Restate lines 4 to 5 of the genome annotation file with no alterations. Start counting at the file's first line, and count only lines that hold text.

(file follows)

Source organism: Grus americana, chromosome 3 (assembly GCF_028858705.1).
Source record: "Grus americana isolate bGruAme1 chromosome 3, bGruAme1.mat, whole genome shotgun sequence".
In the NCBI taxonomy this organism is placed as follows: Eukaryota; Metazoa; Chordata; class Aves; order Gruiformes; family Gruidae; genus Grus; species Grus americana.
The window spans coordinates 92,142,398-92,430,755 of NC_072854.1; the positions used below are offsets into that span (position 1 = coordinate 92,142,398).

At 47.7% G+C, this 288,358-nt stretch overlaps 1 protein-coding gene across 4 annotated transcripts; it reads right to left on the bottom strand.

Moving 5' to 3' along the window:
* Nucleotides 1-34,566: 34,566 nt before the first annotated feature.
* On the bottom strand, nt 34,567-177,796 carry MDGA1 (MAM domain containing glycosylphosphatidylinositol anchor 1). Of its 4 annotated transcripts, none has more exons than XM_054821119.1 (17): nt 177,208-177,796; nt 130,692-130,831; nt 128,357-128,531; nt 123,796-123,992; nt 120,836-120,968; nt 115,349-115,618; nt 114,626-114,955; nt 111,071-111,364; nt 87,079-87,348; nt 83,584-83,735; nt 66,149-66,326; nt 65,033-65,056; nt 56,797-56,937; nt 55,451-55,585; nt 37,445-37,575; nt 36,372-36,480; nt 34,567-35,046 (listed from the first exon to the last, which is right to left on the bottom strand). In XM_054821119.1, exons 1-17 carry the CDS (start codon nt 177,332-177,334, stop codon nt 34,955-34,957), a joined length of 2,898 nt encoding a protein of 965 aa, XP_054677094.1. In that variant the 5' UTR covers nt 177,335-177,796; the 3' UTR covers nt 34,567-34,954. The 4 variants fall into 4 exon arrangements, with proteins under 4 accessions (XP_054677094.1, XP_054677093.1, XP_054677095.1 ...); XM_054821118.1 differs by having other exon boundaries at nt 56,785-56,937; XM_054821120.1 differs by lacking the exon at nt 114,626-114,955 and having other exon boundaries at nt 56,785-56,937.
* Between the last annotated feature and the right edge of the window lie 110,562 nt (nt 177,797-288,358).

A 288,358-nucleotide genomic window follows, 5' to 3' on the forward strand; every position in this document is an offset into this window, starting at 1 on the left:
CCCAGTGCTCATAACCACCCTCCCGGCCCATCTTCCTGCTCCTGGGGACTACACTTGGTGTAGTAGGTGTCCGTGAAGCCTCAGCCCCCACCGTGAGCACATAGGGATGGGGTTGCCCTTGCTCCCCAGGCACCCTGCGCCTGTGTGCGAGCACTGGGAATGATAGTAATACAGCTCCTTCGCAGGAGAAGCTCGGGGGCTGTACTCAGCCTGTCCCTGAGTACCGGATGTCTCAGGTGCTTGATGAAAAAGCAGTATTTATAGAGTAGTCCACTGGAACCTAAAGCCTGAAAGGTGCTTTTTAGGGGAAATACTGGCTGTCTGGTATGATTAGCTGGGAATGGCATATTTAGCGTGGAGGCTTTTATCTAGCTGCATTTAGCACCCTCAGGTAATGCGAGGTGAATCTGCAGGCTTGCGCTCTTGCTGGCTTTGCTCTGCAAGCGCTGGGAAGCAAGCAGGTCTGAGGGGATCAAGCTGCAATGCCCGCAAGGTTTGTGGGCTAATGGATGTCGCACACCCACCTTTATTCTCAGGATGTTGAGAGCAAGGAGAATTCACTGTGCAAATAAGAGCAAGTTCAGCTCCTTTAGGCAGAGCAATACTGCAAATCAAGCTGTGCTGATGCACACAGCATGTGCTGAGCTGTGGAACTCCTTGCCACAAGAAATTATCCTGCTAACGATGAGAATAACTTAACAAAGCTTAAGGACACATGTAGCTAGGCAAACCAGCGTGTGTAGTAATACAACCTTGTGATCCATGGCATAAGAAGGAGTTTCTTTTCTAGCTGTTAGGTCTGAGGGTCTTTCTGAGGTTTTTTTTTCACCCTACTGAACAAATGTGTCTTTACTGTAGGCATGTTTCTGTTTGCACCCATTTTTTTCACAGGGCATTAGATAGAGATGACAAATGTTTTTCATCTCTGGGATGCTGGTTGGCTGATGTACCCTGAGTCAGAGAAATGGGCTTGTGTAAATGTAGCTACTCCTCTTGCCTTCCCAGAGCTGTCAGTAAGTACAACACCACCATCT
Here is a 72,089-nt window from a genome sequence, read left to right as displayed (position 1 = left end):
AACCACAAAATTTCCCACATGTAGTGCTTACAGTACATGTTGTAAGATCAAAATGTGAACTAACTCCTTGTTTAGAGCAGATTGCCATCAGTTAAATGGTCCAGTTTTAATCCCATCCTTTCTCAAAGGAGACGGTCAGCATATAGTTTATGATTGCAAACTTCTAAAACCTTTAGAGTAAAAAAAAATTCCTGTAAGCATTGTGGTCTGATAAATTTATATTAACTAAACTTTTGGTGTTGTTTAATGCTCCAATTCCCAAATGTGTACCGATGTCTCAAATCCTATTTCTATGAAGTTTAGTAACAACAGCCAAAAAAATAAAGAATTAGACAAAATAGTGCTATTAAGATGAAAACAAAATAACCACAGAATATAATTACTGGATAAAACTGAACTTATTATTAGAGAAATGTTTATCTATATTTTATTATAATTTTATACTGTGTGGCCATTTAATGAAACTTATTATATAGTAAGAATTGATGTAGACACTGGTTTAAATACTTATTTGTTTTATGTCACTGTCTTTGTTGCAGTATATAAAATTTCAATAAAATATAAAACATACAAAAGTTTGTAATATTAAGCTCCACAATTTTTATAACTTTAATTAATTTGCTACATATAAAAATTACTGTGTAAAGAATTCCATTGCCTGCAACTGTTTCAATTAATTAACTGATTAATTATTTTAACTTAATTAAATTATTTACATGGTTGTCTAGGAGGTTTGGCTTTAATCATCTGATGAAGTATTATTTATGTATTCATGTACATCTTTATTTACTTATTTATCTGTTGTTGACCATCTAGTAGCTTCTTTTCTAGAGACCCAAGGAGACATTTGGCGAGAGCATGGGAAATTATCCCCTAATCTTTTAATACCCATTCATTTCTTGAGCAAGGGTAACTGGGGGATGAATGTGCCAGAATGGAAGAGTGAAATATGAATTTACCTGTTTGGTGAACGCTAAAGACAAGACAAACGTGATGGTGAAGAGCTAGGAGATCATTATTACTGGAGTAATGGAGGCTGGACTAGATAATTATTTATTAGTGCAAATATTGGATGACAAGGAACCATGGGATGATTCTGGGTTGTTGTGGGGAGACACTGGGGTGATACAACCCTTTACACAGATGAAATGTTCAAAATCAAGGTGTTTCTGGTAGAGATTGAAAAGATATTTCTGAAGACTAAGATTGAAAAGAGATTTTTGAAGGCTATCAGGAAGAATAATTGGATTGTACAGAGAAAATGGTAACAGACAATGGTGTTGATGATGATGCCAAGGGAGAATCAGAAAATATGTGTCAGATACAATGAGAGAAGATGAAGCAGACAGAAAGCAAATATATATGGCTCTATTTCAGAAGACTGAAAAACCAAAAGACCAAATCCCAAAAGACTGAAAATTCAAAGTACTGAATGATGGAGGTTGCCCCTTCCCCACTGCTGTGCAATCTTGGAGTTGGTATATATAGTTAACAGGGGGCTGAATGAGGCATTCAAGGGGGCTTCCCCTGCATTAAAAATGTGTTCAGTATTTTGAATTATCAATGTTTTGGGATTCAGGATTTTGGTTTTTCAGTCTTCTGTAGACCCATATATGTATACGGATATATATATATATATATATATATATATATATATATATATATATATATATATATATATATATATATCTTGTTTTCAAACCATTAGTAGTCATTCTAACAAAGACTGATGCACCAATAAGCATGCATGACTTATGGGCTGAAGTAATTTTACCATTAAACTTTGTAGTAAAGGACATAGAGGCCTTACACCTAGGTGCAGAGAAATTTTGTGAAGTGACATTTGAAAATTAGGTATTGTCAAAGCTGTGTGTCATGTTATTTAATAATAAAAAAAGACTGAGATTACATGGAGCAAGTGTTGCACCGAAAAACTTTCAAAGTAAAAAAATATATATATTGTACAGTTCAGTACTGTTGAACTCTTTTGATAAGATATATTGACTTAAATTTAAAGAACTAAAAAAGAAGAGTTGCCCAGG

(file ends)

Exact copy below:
The window spans coordinates 92,142,398-92,430,755 of NC_072854.1; the positions used below are offsets into that span (position 1 = coordinate 92,142,398).

At 47.7% G+C, this 288,358-nt stretch overlaps 1 protein-coding gene across 4 annotated transcripts; it reads right to left on the bottom strand.